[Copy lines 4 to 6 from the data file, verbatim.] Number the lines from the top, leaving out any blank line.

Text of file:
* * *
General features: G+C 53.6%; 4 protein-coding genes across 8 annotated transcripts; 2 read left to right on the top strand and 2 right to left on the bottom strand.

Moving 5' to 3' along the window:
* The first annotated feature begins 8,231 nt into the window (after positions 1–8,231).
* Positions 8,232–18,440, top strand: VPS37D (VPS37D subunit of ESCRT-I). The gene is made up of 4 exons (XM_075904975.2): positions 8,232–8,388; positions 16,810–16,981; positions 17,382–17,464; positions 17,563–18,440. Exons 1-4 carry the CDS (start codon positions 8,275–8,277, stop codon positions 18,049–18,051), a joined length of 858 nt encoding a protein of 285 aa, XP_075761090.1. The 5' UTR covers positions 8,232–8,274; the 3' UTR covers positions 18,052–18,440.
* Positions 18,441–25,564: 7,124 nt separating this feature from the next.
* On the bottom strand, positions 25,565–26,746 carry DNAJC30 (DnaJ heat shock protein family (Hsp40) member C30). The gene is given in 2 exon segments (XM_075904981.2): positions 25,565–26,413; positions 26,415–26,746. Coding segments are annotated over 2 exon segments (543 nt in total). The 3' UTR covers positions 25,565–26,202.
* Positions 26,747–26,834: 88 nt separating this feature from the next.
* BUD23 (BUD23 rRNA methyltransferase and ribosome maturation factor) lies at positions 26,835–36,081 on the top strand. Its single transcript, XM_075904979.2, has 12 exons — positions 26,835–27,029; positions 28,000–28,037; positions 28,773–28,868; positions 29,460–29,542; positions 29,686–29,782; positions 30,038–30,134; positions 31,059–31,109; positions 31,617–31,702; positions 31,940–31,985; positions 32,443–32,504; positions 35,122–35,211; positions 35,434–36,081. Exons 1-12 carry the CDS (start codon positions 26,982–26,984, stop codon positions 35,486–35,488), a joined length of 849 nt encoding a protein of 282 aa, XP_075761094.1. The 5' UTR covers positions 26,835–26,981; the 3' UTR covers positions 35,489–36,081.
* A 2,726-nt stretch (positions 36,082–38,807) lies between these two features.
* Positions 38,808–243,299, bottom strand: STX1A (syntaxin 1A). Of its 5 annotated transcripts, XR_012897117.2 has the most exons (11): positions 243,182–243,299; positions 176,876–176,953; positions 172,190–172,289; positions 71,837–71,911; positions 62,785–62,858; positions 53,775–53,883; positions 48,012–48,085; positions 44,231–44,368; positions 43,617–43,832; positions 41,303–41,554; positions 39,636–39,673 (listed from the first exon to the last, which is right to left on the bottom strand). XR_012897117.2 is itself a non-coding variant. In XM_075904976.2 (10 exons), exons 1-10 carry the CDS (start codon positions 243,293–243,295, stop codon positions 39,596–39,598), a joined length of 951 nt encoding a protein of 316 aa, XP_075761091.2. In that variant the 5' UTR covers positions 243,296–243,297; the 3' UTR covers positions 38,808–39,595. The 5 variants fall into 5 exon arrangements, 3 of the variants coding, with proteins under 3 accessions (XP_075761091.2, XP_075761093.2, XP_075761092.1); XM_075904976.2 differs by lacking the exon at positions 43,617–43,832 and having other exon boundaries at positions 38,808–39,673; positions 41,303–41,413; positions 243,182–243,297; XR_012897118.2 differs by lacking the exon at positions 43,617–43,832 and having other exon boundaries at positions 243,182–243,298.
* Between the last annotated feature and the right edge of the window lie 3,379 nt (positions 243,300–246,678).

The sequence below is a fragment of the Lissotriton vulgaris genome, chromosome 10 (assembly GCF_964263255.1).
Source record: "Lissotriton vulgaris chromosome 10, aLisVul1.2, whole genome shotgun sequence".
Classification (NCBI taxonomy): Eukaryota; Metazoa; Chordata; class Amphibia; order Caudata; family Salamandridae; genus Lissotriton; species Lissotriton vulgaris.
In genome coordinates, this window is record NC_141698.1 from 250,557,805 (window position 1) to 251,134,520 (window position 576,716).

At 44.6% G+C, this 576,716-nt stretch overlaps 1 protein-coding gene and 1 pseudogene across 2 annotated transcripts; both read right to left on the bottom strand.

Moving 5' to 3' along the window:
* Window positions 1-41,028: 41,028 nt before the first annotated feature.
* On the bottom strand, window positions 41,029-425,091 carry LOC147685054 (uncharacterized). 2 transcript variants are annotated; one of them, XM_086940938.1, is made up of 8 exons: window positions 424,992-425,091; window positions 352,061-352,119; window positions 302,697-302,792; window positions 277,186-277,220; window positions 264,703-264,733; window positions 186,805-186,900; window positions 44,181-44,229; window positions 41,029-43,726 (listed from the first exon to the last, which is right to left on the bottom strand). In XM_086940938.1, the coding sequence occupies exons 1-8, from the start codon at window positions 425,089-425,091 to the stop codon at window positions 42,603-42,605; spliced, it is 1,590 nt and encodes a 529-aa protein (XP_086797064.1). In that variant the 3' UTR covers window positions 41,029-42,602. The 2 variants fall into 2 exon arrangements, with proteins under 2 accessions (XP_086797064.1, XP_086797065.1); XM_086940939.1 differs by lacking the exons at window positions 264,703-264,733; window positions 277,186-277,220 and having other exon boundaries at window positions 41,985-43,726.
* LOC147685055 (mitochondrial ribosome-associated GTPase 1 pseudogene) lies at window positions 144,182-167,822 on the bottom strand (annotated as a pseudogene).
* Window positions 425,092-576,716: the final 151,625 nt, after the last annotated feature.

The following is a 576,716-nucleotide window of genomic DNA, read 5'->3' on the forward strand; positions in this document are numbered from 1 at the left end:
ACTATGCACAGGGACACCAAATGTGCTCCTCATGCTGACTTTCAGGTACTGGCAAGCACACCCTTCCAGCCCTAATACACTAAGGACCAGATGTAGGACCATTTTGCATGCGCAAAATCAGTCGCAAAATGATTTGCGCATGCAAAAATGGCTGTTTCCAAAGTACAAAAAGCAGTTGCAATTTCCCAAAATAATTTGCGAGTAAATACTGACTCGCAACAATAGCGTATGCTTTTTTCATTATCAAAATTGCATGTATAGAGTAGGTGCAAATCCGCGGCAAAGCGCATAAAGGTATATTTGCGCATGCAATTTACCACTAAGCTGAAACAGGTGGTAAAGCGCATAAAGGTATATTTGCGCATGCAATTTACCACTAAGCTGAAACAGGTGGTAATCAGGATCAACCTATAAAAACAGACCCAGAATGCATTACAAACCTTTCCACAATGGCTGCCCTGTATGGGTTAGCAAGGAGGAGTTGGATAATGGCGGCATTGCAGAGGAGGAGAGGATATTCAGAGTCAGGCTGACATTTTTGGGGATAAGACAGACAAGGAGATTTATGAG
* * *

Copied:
* Positions 8,232–18,440, top strand: VPS37D (VPS37D subunit of ESCRT-I). The gene is made up of 4 exons (XM_075904975.2): positions 8,232–8,388; positions 16,810–16,981; positions 17,382–17,464; positions 17,563–18,440. Exons 1-4 carry the CDS (start codon positions 8,275–8,277, stop codon positions 18,049–18,051), a joined length of 858 nt encoding a protein of 285 aa, XP_075761090.1. The 5' UTR covers positions 8,232–8,274; the 3' UTR covers positions 18,052–18,440.
* Positions 18,441–25,564: 7,124 nt separating this feature from the next.
* On the bottom strand, positions 25,565–26,746 carry DNAJC30 (DnaJ heat shock protein family (Hsp40) member C30). The gene is given in 2 exon segments (XM_075904981.2): positions 25,565–26,413; positions 26,415–26,746. Coding segments are annotated over 2 exon segments (543 nt in total). The 3' UTR covers positions 25,565–26,202.